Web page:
Merciful heavens, what was she to do? His words hung in the air between them, and her consciousness frantically screamed to find an answer to give him and quickly! Yet, no rebuttal came to her frozen mind as Amiria stood there in total indecisiveness. She knew she could not allow him to get too close on the off chance he might recognize her, even though her face was clean from the grime and mud usually gracing it these days. ’Twas the words he uttered, haunting her as he had spoken them to her once afore, although she was now in a different guise.
“Somehow, I do not think giving you my name would be in my best interest, my lord,” she said quietly and took but an instant more to gaze at him afore her eyes became downcast. Her mind was racing, thinking of only how to escape the predicament she now found herself in with no horse to hasten her journey.
Dristan gave a soft chuckle at her words. “Mayhap not, but ’twould please me to know it just the same.”
“It matters not to me if you are pleased, so I will keep it unto myself I think,” she retorted sharply.
“I see a task afore me that I might coax it from your lips,” he prompted, taking a step in her direction. For each footstep he advanced, Amiria took one in the opposite direction towards the forest ’til he halted.
“Call it as you see fit, but ’twill still not gain you what you seek.” Amiria watched as he laughed out loud, but she could not find the humor of the situation from her words she had spoken.
“I do so love a challenge,” he argued humorously.
“Do you?” she asked sarcastically. “And what, pray tell, do you achieve if you should know my name, my lord?”
Dristan looked on her with a slight smile set upon his handsome face. “Why I achieve the name of a beautiful woman I would like to know better.”
She contemplated him again, wondering at his ploy. “And how know you I am beautiful with just one glimpse of my face?”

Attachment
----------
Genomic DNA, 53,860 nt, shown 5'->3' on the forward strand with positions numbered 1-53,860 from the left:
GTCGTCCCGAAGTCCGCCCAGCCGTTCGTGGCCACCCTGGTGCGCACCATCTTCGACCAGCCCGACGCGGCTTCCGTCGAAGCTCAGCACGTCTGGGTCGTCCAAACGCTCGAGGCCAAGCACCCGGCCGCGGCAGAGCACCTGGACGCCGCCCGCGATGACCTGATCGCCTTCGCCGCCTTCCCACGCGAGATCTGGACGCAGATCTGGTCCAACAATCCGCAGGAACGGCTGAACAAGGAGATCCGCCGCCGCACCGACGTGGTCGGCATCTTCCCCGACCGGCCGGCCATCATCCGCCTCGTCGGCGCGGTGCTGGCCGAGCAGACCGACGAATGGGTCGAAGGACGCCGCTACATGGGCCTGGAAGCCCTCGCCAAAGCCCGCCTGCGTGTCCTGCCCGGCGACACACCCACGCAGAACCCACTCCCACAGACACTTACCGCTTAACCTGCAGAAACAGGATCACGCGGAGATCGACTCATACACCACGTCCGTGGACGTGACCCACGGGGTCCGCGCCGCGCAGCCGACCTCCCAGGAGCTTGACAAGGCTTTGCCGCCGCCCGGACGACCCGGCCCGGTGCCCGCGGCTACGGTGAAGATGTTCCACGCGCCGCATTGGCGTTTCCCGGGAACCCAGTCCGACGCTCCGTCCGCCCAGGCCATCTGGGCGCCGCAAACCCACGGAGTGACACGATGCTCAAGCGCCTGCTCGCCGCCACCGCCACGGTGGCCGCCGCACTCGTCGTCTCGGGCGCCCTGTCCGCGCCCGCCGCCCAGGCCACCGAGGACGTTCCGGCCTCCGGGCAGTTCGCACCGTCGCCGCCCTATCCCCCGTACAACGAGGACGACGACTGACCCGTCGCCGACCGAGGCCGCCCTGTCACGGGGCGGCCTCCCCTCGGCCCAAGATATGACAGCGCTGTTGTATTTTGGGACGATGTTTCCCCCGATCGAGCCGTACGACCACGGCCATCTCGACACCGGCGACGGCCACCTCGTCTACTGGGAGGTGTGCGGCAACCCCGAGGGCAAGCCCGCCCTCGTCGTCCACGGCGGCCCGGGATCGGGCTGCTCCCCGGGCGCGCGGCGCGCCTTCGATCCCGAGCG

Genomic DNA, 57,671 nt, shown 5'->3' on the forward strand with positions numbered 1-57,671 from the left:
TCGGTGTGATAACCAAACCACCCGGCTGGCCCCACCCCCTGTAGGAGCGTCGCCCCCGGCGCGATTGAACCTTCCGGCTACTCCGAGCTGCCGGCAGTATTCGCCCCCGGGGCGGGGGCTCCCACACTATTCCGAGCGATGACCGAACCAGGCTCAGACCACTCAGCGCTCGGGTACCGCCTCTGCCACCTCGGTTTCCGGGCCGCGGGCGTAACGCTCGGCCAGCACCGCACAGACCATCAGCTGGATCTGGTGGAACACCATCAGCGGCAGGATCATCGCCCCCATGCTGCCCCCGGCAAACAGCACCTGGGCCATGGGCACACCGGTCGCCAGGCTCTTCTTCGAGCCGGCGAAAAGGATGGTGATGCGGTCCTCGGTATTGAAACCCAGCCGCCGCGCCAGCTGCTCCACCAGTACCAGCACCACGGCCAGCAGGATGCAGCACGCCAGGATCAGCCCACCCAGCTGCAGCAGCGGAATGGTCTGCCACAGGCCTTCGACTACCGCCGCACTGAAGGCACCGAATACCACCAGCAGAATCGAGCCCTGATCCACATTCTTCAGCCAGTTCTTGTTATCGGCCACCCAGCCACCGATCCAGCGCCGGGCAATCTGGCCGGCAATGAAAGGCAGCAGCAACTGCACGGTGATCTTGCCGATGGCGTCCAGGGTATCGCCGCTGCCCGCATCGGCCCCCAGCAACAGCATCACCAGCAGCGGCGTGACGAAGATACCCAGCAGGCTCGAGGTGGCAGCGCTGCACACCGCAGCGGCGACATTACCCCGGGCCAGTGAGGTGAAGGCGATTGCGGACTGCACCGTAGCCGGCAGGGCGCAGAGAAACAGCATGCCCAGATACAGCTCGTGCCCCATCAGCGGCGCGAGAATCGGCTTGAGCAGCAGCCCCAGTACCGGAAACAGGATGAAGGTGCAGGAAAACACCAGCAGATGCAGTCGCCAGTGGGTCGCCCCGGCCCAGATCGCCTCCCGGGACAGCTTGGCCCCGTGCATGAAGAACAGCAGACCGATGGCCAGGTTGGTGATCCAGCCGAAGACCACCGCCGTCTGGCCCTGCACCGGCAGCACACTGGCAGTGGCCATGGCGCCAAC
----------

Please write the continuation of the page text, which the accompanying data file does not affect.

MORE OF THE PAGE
“Anyone with eyes in his head could tell, fair damsel, you are indeed a fine looking woman.”
“They say beauty is not everything, my lord Dristan. Perchance I have a shrewish nature, as I have been told such afore.”
“Somehow, I think not.”
“Do you?” she repeated the same words of but seconds ago.
He interrupted her. “Besides, ’tis not fair you should know who I am, but I am not granted the same.”
“Any and all would be a fool not to know the Devil’s Dragon of Blackmore now claims his lair in Berwyck Castle.”
“Then you have heard of me and my reputation has proceeded me,” he cajoled.
“Aye, my lord, I have indeed knowledge of you.”
“I see you do not fear me, as some do upon first encountering me. Why is that, I wonder, when you in truth do not know my nature?” he questioned honestly.
“I fear no man,” she answered, as she raised her head defiantly with a flip of her head, “or beast for that matter!”
Dristan threw his head back and laughed. It sounded pleasant to her ears. “Well said, damsel. Mayhap in you I have finally met my match!”
If My Heart Could See You ~ The MacLarens, A Medieval Romance
When you’re enemies, does love have a fighting chance?
For Amiria of Berwyck, defeat does not come easily as she watches her home and clan being ripped asunder. When the very enemy who has laid siege to her home demands her fealty, she will do whatever it takes to protect her people including a hastily concocted ruse that quickly begins to unravel. All too soon, she starts to question whether she can forgive herself for betraying those she has sworn to protect.
Dristan of Blackmore, champion knight of King Henry II, has a reputation to uphold as the Devil’s Dragon. After his invading army conquers Berwyck castle, he sets out to manage the newly claimed estate by training its knight in the art of proper defense. At first, everything appears as it should be, or is it? Betrayed by those he believed he could trust, he must first set aside his anger before he can make room in his heart for love.
Together they are tied by an unspoken bond. As they begin to rebuild the land and unite their people, forces beyond their control attempt to tear apart their fragile truce and only time will tell if love will forever bring them together.